With national attention once again fixed upon large-scale work stoppages—both narrowly averted and fully facilitated—the calendar’s advance into autumn has many employers wondering the same thing: Are we on the verge of another big spike in union unrest, just like we experienced last October?
It’s a fair question, but a misguided one. The truth is, the ramp-up that began last fall, in what many labor watchers dubbed “Striketober,” never ended. Even 11 months later, it’s still Striketober.
Here’s a look at monthly union-initiated strike totals, courtesy of Bloomberg Law’s database of work stoppages.
In pandemic-ridden 2020, strike activity sat at an all-time low. After workplaces started reopening in the spring of 2021, unions returned to the low-teens monthly totals that had been typical of previous years. But in October and November, kicked off by large, high-profile walkouts, strike totals jumped into the twenties. And, after the expected seasonal winter doldrums, they’ve only gone up from there.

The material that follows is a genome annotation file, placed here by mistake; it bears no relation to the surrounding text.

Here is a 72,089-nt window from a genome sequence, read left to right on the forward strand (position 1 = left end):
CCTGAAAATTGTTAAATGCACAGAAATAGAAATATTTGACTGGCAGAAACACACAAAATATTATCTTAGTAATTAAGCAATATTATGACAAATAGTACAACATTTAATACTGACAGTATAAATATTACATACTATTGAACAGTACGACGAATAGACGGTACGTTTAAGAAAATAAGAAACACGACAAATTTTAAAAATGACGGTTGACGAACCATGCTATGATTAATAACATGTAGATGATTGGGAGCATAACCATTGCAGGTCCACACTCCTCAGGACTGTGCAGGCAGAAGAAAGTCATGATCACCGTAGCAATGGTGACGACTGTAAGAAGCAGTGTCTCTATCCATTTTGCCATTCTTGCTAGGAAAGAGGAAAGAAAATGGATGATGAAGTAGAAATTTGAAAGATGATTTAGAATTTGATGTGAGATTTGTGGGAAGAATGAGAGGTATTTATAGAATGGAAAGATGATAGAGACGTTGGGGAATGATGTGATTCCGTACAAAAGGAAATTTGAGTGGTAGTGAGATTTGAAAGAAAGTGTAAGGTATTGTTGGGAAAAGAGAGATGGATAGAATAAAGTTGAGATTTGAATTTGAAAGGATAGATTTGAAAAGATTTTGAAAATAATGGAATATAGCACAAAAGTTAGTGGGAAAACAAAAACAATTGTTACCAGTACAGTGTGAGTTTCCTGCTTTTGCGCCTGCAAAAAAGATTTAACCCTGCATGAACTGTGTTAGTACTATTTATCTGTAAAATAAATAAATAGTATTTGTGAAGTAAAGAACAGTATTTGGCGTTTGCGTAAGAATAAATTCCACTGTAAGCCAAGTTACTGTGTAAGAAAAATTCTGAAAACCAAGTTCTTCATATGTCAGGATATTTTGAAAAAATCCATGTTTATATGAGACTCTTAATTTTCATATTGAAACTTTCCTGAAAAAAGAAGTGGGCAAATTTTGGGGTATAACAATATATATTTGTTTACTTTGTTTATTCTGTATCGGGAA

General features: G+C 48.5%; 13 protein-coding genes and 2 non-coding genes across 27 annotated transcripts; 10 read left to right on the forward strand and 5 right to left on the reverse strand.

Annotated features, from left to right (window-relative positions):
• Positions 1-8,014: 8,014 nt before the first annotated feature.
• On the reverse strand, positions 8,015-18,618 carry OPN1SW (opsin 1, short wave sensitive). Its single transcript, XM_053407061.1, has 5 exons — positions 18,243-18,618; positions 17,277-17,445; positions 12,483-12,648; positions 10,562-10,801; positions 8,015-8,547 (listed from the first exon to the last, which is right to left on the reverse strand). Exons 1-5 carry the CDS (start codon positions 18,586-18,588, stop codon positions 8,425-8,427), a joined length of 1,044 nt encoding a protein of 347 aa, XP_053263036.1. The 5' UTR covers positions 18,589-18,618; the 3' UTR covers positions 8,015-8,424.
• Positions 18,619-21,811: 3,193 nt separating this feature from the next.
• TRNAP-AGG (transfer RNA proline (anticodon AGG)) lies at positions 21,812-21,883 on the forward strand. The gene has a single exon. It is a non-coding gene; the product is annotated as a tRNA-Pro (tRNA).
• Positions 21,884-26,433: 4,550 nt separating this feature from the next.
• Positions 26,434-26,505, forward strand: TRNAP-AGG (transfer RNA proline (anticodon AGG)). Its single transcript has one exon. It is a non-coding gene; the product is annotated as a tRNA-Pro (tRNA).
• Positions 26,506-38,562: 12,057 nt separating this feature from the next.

In fact, beginning in March, every month of this year has matched or bettered Striketober in terms of strikes called. In August alone, 47 strikes were called. (September’s total, as of Sept. 15, is 17.)
This rising tide of unrest is flipping the script on historical labor trends. As of Sept. 15, 213 strikes have been reported in 2022 already, according to Bloomberg Law’s labor data. It’s been 15 years since unions last reached that mark. And we haven’t even gotten to October yet.
The fourth quarter is a traditionally busy time for strikes. Because most events arise from contract renegotiations, and because negotiators seldom schedule bargaining sessions during the summer vacation months, there’s a high probability of autumn impasses that can lead to picketing—especially before the weather turns cold.
With that kind of traffic ahead, there’s no reason for employers to think that the conditions that created Striketober last year won’t continue to do the same—or worse—this October and beyond.
Bloomberg Law subscribers can access, search, and run reports from the work stoppages database by using our Labor Plus: Organizing and Bargaining Data resource.
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